Yaoi Paddle

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See also: Glomping
Yuri, Uke, and Yaoi paddles
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A yaoi paddle was a wooden paddle with the word "YAOI" printed on or burnt into the paddle end, used for spanking people. It was a common sight among fans of yaoi who attended anime conventions, primarily in North America and other western countries. They were produced primarily by the doujinshi vendor Hendane!. Their ubiquitous presence at cons unfortunately caused much misfortune, and many wielders of yaoi paddles injured several con-goers, causing most major cons to ban their use.

In addition to the signature "YAOI" printed on each side of the paddle, one side says "softcore side" and the other "hardcore side." It is unknown if there is any structural difference between the two sides, but it is unlikely. A standard paddle is around 25 inches (64 cm) long.[1]

Shortly after the start of the mass production, bans started to follow fast, due to the high number of "incidents" surrounding the paddles on cons. Several of these stories can be found online. All stating something along the lines of "I felt a intense pain running through my bottoms, as I turn around to see who did it, I see this small girl carrying a huge yaoi paddle melt into a group of people in cosplay with more paddles". Some of these cases even stated that the paddle broke/splintered, leading to their upgrade in 2005, and also the introduction of yuri/uke paddles.

In between 2004 and 2006, the paddles gained their massive media surge in response to the bans and police involvement. Following this media surge, even more bans occurred as a preventive measure on cons world wide.[2]


The initial yaoi paddle was created in 2002 as a gag gift for the owner of Hendane!, a vendor of yaoi doujinshi at anime conventions. According to the testimony of akicafe (archived), the creator of the original paddle:

I originally made the first yaoi paddle, with woodburned letters and a high gloss acrylic finish for the owner of the company "hen da ne".

It was meant as a joke since he and I are friends and over 33% of his business relies on the sale of yaoi manga and doujinshi, and his business model includes yelling out catch phrases to passerbys in con dealer rooms (such as "geeeeet your red hot yaoi books right here!" and "hot boys in tight pants right here").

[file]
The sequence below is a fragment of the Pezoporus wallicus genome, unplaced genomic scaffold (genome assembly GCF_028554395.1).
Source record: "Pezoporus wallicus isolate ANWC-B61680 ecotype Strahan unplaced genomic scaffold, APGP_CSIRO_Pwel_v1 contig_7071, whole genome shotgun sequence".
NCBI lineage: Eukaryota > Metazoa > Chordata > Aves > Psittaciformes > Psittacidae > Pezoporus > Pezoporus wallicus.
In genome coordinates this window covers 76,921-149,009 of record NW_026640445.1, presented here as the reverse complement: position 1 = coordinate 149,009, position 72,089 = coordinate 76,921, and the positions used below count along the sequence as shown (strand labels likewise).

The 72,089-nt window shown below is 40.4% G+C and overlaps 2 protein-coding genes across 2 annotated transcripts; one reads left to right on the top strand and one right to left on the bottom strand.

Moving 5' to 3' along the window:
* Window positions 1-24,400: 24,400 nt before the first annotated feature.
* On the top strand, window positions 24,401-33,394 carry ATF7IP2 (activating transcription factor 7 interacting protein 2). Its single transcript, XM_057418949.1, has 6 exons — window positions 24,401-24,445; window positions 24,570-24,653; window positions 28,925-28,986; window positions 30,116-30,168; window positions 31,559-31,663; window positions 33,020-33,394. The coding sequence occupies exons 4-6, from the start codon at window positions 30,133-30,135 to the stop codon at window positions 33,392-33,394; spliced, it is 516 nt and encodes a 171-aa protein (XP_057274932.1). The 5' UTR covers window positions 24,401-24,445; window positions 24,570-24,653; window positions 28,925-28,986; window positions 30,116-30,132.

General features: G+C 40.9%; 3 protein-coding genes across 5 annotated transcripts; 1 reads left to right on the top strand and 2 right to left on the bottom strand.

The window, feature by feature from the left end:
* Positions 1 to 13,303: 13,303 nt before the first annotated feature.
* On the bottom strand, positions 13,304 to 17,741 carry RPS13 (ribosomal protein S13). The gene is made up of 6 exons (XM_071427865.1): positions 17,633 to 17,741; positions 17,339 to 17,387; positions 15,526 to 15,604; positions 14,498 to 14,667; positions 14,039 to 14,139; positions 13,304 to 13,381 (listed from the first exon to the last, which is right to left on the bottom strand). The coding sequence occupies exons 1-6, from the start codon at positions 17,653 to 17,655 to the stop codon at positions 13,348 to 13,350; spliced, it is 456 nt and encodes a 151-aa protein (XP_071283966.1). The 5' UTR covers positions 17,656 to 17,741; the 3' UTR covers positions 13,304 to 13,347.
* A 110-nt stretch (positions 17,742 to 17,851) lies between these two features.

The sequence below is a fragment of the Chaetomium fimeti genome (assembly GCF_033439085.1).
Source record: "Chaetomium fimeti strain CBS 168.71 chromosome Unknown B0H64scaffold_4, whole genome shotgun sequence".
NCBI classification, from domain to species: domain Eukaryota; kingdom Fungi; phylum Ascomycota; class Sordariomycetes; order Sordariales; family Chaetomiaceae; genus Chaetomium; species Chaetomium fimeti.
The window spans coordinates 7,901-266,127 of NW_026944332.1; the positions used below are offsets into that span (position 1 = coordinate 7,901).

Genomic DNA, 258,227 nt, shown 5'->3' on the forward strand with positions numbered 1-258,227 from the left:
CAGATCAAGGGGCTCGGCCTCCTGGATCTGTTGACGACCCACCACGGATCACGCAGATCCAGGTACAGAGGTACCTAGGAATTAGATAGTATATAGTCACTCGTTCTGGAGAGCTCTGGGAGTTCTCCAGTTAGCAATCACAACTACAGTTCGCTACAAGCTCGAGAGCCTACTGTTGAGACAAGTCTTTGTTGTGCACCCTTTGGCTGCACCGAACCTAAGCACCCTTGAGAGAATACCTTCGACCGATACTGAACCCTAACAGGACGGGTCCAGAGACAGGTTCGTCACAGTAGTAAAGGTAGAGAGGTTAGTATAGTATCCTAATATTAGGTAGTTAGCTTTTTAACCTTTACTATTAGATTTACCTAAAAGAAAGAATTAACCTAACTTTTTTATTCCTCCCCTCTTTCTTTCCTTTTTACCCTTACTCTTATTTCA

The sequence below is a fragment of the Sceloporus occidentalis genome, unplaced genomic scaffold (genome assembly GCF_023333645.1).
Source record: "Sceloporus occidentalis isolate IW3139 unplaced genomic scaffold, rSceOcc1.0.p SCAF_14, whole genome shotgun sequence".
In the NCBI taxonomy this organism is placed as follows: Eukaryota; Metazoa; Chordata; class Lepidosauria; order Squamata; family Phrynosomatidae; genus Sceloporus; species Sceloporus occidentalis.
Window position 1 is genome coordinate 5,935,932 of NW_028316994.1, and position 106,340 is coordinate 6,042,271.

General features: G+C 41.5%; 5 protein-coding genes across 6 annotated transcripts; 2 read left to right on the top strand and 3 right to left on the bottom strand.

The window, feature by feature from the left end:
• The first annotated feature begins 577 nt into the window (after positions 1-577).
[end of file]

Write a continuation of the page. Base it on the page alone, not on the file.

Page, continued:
He liked the present so much, that he decided to mass produce them (to my dismay, without my final consent).[3]

Reportedly, yaoi paddles were first sold at Otakon 2002. The yaoi paddle grew in popularity after Hendane! began selling them at Anime Expo and other conventions. Their popularity meant Hendane! began mass producing them, and could depend on selling them at cons to make a profit. Whether the original creator of the yaoi paddle consented to this mass production is debatable. In 2005, the paddle was upgraded following splintering and breakage reports.[4] Other designs were also available, such as the yuri paddle, or the seme/uke paddles, but the yaoi paddle remained the most popular. Paddles were sold for a standard price of 35 USD each.


Display of yaoi paddles at a convention booth, dated July 2005

While some con-goers would use them as props for cosplay, many others used them to show appreciation for cosplayers, or simply to make mischief. Many yaoi paddle wielders would use the paddles to spank cosplayers whose costumes or characters they liked, and some cosplayers would jokingly asked to be spanked with the yaoi paddle for fun, or for a photo opportunity. Many fans would ask permission and only lightly spank, but some fans would spank cosplayers without consent, and not always gently. Among some paddle wielders, the practice later extended to non-cosplaying attendees and occasionally convention centre staff. Many cosplayers and con attendees were injured - usually bruised - due to the misuse of the yaoi paddle.